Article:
Former employment minister Sven Otto Littorin of the liberal-conservative Moderate party reacted strongly to a recent piece about crime and school mobbing published by the Swedish newspaper Svenska Dagbladet, stressing that he doesn't regret his decision to move abroad.
Commenting on a piece about a 13-year-old who was terrorised at school by a youth gang to a point where his family was forced to flee the city, Littorin said that he doesn't regret his decision to move abroad, adding that he is not sure he ever dares to move back.
In a Facebook rant, Littorin called the piece “one of the worst texts” he's read in a long time, stressing that it made him “angry, desperate and inexplicably sad”. Littorin suggested that the “breach of the social contract” had prompted people to “vote with their feet”. According to Littorin, those who can afford it choose to move, be it “to a quieter part of the country or abroad”.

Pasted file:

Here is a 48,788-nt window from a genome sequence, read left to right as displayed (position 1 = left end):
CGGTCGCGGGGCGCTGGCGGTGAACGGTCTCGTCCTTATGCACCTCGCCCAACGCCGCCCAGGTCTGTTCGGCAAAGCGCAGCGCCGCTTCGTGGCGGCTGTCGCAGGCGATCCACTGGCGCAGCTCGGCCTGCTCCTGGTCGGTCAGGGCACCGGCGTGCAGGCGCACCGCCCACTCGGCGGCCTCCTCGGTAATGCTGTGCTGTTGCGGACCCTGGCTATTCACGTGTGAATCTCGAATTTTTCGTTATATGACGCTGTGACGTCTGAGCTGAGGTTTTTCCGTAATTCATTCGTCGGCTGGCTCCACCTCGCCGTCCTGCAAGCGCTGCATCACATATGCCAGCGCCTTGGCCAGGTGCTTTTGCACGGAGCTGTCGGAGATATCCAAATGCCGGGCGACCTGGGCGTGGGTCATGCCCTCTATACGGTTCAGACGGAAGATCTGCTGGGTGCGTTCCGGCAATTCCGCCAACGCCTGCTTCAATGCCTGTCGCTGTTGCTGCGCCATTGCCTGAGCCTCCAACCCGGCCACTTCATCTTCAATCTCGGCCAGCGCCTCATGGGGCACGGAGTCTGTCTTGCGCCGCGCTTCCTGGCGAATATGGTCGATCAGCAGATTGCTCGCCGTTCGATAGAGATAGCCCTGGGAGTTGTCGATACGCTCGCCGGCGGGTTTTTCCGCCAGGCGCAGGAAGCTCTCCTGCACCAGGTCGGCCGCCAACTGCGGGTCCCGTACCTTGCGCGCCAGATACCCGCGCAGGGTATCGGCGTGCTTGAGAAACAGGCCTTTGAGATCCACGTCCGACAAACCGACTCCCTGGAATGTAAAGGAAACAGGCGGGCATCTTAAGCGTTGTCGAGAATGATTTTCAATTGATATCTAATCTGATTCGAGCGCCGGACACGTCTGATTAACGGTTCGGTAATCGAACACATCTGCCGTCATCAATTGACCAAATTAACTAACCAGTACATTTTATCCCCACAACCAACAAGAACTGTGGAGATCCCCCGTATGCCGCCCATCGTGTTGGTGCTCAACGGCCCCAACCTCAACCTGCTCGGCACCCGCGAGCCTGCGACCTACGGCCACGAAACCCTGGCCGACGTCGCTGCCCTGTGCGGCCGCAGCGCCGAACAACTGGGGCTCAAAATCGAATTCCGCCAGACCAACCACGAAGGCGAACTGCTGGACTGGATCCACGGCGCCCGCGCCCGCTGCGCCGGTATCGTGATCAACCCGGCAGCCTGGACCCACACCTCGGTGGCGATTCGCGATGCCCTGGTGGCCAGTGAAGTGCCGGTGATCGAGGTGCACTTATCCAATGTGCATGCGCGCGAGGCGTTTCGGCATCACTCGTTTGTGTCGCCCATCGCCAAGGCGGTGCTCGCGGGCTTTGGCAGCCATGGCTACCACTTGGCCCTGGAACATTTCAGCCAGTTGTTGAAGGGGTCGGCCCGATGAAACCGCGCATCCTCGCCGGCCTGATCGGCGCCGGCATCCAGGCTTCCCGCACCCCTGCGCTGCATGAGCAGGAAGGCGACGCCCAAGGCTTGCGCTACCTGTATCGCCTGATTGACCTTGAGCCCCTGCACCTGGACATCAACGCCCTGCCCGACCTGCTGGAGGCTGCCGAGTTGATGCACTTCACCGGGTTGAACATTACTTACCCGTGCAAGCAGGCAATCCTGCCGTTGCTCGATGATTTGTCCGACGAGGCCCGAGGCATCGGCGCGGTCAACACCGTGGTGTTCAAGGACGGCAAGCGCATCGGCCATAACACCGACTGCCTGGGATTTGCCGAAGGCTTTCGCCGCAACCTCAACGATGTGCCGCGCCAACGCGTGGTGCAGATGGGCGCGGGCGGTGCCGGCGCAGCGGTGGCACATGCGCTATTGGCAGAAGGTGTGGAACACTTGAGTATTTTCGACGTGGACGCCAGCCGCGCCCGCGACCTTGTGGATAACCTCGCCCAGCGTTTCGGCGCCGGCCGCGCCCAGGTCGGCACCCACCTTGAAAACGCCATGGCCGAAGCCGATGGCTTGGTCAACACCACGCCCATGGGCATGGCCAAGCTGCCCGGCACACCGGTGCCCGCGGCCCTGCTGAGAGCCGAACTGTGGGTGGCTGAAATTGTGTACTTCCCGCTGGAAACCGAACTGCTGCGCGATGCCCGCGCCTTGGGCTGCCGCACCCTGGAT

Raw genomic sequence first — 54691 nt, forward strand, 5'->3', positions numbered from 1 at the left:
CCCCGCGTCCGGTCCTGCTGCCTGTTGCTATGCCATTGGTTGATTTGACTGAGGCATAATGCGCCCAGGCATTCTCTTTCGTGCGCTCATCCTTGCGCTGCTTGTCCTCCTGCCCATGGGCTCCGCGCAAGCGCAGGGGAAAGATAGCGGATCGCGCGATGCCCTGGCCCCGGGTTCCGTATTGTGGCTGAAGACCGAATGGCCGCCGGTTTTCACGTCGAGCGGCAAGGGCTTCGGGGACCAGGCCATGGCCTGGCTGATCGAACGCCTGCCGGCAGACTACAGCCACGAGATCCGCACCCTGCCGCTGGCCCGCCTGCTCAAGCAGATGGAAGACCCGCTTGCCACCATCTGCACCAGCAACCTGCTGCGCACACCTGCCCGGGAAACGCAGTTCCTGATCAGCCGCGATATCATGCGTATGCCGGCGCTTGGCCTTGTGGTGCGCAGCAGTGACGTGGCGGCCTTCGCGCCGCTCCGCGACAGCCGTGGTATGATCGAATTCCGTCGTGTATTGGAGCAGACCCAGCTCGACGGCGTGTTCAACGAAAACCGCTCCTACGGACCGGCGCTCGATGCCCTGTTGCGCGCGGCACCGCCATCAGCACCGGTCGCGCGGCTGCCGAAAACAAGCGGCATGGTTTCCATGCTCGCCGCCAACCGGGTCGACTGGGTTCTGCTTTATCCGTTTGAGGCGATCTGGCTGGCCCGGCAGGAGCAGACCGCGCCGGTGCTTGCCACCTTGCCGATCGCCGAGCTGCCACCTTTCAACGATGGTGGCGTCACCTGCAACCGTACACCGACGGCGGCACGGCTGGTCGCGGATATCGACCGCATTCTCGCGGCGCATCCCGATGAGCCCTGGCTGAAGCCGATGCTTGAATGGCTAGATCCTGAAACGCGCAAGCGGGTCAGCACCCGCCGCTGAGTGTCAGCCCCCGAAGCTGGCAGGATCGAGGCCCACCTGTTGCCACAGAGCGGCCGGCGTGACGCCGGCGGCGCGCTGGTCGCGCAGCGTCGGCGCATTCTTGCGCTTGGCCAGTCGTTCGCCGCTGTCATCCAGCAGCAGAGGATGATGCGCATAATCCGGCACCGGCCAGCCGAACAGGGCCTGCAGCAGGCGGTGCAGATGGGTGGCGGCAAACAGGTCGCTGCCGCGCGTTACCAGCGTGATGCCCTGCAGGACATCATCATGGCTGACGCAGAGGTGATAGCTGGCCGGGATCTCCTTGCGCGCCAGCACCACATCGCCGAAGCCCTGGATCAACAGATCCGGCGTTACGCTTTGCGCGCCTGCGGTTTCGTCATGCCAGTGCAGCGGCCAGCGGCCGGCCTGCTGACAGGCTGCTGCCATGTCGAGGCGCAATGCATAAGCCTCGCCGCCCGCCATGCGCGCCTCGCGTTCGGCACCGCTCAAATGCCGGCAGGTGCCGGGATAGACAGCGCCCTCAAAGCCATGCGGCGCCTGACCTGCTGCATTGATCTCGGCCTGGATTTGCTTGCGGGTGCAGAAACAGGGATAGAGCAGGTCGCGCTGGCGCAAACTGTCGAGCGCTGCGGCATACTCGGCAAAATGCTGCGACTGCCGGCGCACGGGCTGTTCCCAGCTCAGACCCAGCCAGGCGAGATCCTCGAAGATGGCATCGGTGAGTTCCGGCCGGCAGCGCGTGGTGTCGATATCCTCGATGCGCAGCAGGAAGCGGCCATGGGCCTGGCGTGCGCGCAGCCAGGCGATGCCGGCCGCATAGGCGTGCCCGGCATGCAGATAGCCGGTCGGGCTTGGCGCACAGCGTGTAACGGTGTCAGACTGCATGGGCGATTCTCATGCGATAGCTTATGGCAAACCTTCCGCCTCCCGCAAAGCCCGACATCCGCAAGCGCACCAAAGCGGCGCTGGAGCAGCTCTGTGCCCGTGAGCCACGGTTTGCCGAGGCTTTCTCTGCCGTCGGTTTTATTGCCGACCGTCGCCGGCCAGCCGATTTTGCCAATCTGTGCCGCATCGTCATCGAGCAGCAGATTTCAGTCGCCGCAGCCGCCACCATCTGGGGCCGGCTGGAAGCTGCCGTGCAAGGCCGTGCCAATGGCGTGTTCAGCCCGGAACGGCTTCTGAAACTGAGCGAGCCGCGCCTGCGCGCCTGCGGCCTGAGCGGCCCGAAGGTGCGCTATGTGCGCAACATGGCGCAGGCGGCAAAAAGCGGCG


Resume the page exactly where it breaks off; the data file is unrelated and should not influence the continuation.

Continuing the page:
“Those who lack these opportunities remain where they are. This is devastating. There is no other word”.
Littorin predicted that “more gated communities” will emerge, forcing some to leave the country for good.
“Is this the Sweden we want? Not me,” he wrote.
Littorin stressed that moving abroad was not a political stance, but rather a step dictated by genuine concern and fear for the future of one's children.
“If I have to choose between the children's safety or being politically correct, I always choose the former,” he stressed.
Sven Otto Littorin, Sweden's employment minister between 2006 and 2010, currently resides in Dubai, the largest city in the United Arab Emirates, which he called “a country with one of the lowest number of reported crimes in the world”. His daughter admittedly attends a British school.
“The question is whether you want to move back,” he noted.
Since the 2000s, emigration from Sweden has become an increasing trend. In 2018 alone, 46,981 people emigrated, representing an increase of 1,361 compared to the previous year. 2015 was the bumper crop year for emigration with 56,000 Swedes choosing to move abroad. This is comparable to the exodus which occurred at the end of the 19th century, when up to 50,000 Swedes emigrated annually, mostly to the US.